The Tesla microgrid achieves this with the use of a set of controllers which monitor the power quality of the grid supply, generator, PV array and Powerpack. When one or more of these supplies aren’t outputing the desired power, the other supplies take over to support the facility. These controllers thus ensure that there is a continuous supply of power even when grid based power fails.

[Block diagram representing the interactions between the Microgrid controllers and the Distribution board. Image created by Author]

The Proposed System

The proposed system to be built can be seen in the above image. A 200kVA diesel generator, a PV array of 28 panels and a Tesla PowerPack system will make up the supplies to the microgrid. The control system consists of the Islanding Controller, Microgrid Controller and the Site Master Controller. These controllers ensure normal operation of the microgrid.

The flow of control in the Microgrid

As can be seen in the block diagram above, the microgrid control is a fairly complex system. The islanding controller is responsible for cutting the grid supply when it detects that the grid supply is under-performing. The Islanding Controller establishes the microgrid by opening the Islanding MCCB. By opening this MCCB the facility is completely cut off from the grid supply. To re-establish the grid supply the Islanding Controller needs to first ensure that the microgrid voltage is synchronised with the grid voltage before engaging the Islanding MCCB. Equipment damage could incur if the voltages are not synchronised.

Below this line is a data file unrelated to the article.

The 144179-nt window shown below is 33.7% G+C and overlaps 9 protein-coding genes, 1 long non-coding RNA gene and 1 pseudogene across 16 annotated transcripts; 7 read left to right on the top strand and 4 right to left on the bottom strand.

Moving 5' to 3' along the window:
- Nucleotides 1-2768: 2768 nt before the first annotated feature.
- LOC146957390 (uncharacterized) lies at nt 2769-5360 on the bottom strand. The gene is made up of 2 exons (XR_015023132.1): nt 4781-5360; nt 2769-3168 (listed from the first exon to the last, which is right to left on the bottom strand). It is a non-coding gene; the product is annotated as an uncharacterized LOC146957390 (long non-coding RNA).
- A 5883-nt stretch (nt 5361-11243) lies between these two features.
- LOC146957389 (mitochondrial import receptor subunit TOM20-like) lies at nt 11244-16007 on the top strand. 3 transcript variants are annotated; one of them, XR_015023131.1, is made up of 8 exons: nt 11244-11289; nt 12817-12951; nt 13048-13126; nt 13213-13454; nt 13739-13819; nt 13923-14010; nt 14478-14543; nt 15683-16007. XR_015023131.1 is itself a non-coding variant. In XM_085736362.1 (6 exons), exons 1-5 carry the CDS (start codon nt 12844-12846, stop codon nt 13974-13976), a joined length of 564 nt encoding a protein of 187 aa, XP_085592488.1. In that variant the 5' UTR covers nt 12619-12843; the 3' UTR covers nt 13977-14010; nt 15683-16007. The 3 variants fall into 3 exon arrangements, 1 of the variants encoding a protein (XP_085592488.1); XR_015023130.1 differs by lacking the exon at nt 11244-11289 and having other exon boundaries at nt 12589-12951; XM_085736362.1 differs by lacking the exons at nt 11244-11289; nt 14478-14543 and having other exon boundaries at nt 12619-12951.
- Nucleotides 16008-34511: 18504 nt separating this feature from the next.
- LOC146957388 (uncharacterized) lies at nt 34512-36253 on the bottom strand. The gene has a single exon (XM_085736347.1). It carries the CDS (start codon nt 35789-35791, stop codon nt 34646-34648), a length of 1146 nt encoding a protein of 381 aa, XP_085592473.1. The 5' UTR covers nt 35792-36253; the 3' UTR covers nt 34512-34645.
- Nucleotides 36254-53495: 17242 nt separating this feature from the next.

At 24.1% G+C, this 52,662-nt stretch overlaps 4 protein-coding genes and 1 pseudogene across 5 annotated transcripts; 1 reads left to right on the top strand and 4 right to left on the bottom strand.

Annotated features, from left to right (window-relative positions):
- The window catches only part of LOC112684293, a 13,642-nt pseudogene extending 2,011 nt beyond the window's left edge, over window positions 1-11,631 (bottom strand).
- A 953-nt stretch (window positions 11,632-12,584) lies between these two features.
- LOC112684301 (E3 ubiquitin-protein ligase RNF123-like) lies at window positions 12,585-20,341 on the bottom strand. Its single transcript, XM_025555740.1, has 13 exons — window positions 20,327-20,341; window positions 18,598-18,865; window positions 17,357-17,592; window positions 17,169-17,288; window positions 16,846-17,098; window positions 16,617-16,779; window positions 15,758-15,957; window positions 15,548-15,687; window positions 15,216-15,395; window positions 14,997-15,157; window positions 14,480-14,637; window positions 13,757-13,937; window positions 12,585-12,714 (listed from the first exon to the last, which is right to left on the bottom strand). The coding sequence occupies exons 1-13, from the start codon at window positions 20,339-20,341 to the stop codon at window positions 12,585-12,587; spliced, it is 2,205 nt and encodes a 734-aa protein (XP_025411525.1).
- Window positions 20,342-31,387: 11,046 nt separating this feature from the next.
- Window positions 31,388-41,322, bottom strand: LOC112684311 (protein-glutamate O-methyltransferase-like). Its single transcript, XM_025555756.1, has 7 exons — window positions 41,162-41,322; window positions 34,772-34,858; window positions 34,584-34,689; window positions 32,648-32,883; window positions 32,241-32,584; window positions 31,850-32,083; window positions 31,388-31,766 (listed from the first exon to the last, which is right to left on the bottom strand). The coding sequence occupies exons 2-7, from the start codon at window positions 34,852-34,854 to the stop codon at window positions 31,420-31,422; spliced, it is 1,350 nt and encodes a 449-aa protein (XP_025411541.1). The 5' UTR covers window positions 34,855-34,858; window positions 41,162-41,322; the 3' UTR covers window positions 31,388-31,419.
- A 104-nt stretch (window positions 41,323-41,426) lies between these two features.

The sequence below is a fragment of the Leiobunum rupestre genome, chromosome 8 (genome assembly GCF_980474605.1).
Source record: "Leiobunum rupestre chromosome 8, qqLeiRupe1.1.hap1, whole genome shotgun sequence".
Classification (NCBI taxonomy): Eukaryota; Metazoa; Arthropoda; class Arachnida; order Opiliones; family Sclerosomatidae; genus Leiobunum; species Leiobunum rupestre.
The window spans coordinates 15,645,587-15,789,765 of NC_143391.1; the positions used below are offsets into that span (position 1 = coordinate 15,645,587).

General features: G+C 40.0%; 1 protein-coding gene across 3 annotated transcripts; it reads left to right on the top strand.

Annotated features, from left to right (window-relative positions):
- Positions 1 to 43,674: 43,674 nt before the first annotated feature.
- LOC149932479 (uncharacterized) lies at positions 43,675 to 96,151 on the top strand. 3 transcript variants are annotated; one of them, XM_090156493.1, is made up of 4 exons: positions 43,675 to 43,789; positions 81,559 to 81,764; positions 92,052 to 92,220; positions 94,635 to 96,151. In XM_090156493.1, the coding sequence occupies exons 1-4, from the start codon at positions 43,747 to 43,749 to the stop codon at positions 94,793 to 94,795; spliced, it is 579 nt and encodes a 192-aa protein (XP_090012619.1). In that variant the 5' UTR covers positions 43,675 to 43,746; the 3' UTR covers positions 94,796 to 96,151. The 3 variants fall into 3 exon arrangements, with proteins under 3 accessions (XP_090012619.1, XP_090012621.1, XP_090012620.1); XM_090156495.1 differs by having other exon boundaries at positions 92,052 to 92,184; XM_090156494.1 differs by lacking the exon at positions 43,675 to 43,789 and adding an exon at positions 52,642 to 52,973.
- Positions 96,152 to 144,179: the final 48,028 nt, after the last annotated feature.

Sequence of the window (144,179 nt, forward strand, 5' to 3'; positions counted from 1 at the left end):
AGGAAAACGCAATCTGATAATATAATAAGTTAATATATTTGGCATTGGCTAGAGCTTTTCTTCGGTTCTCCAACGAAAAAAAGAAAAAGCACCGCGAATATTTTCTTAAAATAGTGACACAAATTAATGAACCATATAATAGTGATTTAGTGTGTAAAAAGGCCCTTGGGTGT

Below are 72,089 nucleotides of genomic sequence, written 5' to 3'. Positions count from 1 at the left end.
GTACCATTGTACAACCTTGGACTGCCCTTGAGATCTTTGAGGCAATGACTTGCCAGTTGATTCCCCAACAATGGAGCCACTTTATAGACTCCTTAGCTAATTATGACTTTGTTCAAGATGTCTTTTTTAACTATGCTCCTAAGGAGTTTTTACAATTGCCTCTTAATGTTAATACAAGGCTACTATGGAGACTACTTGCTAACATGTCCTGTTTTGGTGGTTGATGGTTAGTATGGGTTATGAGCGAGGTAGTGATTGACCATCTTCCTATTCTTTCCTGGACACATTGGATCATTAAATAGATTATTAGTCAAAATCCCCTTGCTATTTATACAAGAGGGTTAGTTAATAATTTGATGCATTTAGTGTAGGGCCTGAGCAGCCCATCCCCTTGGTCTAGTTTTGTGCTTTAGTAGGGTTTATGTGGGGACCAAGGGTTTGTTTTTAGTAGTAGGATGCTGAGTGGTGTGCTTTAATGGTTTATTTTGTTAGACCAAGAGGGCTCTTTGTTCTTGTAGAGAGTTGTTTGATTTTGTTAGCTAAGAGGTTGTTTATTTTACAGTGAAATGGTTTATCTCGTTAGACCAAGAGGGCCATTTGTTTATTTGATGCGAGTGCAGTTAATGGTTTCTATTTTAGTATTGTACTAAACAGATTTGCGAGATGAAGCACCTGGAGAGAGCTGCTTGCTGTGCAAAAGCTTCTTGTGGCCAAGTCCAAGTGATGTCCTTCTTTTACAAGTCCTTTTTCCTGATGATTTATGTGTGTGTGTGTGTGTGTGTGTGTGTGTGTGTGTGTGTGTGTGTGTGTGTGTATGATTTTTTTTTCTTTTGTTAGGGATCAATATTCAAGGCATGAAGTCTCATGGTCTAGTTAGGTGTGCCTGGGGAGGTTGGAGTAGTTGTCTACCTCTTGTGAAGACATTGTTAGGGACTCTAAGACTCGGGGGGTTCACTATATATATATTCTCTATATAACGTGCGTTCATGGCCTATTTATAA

The Microgrid controller controls the generator and PV inverters. Thus, as the name suggests, the Microgrid Controller ensures that the microgrid is operating optimally. The Site Master Controller controls the entire power system and processes input from the Microgrid and Islanding controllers. The Site Master Controller also controls the Powerpack inverters and thus engages the battery supply when need be. The Site Master Controller also thus ensures that all the inverter outputs are synchronised with each other and the grid supply and that the power produced is of optimal quality.

The Distribution Board

The main distribution board shown in the diagrams above is similar in working to a solar distribution board, as the flow of power is in reverse to a normal distribution board. This is an important factor to note as certain circuit breakers and current transformers (CT’s) are direction sensitive. The distribution board takes the various power sources feeding into it and then feeds them all onto a single bus-bar. The bus-bar then feeds into eighteen smaller distribution boards which serve the various buildings of the Health Centre. The Main distribution board and the smaller distribution boards will all be made by Switchboard Manufacturers. The other systems in place are either provided by Tesla or by the supplier of the PV contractor.

Article by: Jannes Smit, 3rd  year Electrical Engineering student at the University of the Witwatersrand.


25-Meter-Long MCC panel for the extension to Reeston WWTW

‘Switchboard Manufacturers’ Natal has completed a 25-meter-long MCC panel for the extension to Reeston Waste Water Treatment Works (WWTW) in Mdantsane, Eastern Cape.

The contract was awarded by S.A.M.E Water (Pty) Ltd who have worked on projects such as Olivantsvlei and Bushkoppies WWTW. The panels were manufactured under the guidance of SM Natal’s directors Shane O’reilly and Mark Rabie.

SM Natal utilised Siemens equipment for the project and ensured that each motor starter was equipped with a Simicode Electronic Overload. Both the motor starters and the Variable Speed Drives (VSD’s) were connected via Profinet to the PLC and Scada system.

SM Natal have been manufacturing MCC’s and MV panels in addition to their regular Low Voltage panels since 1997 and are fully equipped to handle low voltage projects of all sizes.

Contact Details:

Switchboard Manufacturers Natal                : 031 508 1520

Switchboard Manufacturers Cape Town      : 021 534 3313

Switchboard Manufacturers JHB                   : 011 827 5705